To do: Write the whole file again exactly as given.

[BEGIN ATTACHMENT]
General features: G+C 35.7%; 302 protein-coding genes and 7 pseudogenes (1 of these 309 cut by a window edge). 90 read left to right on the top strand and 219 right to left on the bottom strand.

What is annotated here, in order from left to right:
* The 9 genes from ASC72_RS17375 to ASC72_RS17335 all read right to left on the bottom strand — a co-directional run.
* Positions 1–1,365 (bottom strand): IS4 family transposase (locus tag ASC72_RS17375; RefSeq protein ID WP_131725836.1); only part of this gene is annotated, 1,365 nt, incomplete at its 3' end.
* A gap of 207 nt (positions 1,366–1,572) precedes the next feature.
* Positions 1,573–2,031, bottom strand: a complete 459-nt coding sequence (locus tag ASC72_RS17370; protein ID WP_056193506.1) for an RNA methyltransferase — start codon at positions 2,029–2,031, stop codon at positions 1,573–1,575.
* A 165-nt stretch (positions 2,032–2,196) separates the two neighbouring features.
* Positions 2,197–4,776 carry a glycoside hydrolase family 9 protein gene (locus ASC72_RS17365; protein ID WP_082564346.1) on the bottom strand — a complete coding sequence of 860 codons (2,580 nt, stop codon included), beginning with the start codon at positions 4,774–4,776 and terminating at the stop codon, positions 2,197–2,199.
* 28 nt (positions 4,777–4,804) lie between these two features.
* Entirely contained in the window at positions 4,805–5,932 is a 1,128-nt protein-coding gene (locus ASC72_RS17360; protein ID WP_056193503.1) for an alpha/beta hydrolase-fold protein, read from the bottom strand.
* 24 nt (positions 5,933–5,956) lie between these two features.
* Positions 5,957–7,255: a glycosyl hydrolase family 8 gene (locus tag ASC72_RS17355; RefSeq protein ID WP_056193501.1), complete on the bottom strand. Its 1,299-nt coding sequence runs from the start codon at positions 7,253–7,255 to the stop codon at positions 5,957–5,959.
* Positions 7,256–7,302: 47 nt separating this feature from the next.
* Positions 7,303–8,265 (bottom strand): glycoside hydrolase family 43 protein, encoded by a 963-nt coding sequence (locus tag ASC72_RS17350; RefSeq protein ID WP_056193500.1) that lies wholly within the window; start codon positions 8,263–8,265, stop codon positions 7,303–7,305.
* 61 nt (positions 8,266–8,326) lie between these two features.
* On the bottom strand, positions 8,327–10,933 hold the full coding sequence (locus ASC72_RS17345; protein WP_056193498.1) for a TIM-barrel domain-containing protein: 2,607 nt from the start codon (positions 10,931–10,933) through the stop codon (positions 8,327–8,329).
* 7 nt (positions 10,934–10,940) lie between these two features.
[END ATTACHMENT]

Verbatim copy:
General features: G+C 35.7%; 302 protein-coding genes and 7 pseudogenes (1 of these 309 cut by a window edge). 90 read left to right on the top strand and 219 right to left on the bottom strand.

What is annotated here, in order from left to right:
* The 9 genes from ASC72_RS17375 to ASC72_RS17335 all read right to left on the bottom strand — a co-directional run.
* Positions 1–1,365 (bottom strand): IS4 family transposase (locus tag ASC72_RS17375; RefSeq protein ID WP_131725836.1); only part of this gene is annotated, 1,365 nt, incomplete at its 3' end.
* A gap of 207 nt (positions 1,366–1,572) precedes the next feature.
* Positions 1,573–2,031, bottom strand: a complete 459-nt coding sequence (locus tag ASC72_RS17370; protein ID WP_056193506.1) for an RNA methyltransferase — start codon at positions 2,029–2,031, stop codon at positions 1,573–1,575.
* A 165-nt stretch (positions 2,032–2,196) separates the two neighbouring features.
* Positions 2,197–4,776 carry a glycoside hydrolase family 9 protein gene (locus ASC72_RS17365; protein ID WP_082564346.1) on the bottom strand — a complete coding sequence of 860 codons (2,580 nt, stop codon included), beginning with the start codon at positions 4,774–4,776 and terminating at the stop codon, positions 2,197–2,199.
* 28 nt (positions 4,777–4,804) lie between these two features.
* Entirely contained in the window at positions 4,805–5,932 is a 1,128-nt protein-coding gene (locus ASC72_RS17360; protein ID WP_056193503.1) for an alpha/beta hydrolase-fold protein, read from the bottom strand.
* 24 nt (positions 5,933–5,956) lie between these two features.
* Positions 5,957–7,255: a glycosyl hydrolase family 8 gene (locus tag ASC72_RS17355; RefSeq protein ID WP_056193501.1), complete on the bottom strand. Its 1,299-nt coding sequence runs from the start codon at positions 7,253–7,255 to the stop codon at positions 5,957–5,959.
* Positions 7,256–7,302: 47 nt separating this feature from the next.
* Positions 7,303–8,265 (bottom strand): glycoside hydrolase family 43 protein, encoded by a 963-nt coding sequence (locus tag ASC72_RS17350; RefSeq protein ID WP_056193500.1) that lies wholly within the window; start codon positions 8,263–8,265, stop codon positions 7,303–7,305.
* 61 nt (positions 8,266–8,326) lie between these two features.
* On the bottom strand, positions 8,327–10,933 hold the full coding sequence (locus ASC72_RS17345; protein WP_056193498.1) for a TIM-barrel domain-containing protein: 2,607 nt from the start codon (positions 10,931–10,933) through the stop codon (positions 8,327–8,329).
* 7 nt (positions 10,934–10,940) lie between these two features.